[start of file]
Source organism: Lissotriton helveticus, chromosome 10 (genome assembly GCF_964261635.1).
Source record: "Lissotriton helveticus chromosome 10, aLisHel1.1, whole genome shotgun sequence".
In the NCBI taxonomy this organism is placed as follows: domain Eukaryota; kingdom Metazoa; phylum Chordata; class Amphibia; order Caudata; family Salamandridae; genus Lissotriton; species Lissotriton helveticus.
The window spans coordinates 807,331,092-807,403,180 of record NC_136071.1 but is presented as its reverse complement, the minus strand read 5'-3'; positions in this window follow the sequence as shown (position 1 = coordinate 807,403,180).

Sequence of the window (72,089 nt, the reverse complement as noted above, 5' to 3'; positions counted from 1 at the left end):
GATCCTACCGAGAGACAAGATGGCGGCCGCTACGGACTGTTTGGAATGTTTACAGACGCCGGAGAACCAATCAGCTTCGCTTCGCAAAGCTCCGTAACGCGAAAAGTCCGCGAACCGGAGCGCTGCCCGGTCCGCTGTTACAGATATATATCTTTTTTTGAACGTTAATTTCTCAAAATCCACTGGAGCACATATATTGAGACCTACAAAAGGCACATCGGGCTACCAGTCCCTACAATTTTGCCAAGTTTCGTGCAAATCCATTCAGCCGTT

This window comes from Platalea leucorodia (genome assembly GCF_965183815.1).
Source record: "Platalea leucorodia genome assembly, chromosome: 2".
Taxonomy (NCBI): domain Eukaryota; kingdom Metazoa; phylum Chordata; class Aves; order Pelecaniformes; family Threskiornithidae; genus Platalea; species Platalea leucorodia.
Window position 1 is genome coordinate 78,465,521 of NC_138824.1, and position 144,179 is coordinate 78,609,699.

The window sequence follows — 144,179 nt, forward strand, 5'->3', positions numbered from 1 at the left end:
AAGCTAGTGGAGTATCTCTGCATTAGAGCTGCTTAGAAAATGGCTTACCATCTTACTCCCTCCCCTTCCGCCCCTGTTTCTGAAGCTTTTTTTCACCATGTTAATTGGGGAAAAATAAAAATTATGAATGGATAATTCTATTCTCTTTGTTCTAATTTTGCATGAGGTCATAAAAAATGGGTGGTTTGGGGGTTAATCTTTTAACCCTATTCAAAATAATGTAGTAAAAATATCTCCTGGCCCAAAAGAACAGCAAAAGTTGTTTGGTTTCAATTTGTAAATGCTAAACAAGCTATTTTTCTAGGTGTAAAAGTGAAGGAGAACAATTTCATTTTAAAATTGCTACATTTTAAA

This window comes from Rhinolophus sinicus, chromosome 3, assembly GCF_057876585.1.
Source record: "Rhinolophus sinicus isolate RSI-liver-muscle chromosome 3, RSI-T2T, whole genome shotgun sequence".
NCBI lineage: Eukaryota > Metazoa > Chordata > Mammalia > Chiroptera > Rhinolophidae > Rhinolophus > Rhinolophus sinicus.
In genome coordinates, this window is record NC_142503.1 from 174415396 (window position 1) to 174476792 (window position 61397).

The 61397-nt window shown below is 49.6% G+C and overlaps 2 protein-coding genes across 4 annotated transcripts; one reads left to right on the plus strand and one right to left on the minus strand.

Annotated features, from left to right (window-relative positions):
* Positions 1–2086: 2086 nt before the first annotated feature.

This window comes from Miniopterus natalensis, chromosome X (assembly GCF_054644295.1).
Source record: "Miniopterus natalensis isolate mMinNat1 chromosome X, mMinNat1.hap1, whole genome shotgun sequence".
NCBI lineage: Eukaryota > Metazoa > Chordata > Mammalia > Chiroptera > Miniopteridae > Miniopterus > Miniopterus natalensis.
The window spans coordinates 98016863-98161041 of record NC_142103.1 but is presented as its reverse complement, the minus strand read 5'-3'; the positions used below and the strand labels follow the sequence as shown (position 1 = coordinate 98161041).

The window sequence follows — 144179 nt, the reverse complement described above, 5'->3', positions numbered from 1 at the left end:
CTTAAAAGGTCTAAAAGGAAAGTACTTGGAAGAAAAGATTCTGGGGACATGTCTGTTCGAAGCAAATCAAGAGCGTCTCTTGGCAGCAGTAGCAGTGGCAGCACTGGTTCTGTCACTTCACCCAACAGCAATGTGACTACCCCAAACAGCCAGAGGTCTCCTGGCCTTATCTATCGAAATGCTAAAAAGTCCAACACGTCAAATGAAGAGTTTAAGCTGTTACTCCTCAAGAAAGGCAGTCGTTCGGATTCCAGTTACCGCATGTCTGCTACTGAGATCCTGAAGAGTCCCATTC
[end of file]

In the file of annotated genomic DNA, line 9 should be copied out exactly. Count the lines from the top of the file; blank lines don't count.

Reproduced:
Taxonomy (NCBI): domain Eukaryota; kingdom Metazoa; phylum Chordata; class Aves; order Pelecaniformes; family Threskiornithidae; genus Platalea; species Platalea leucorodia.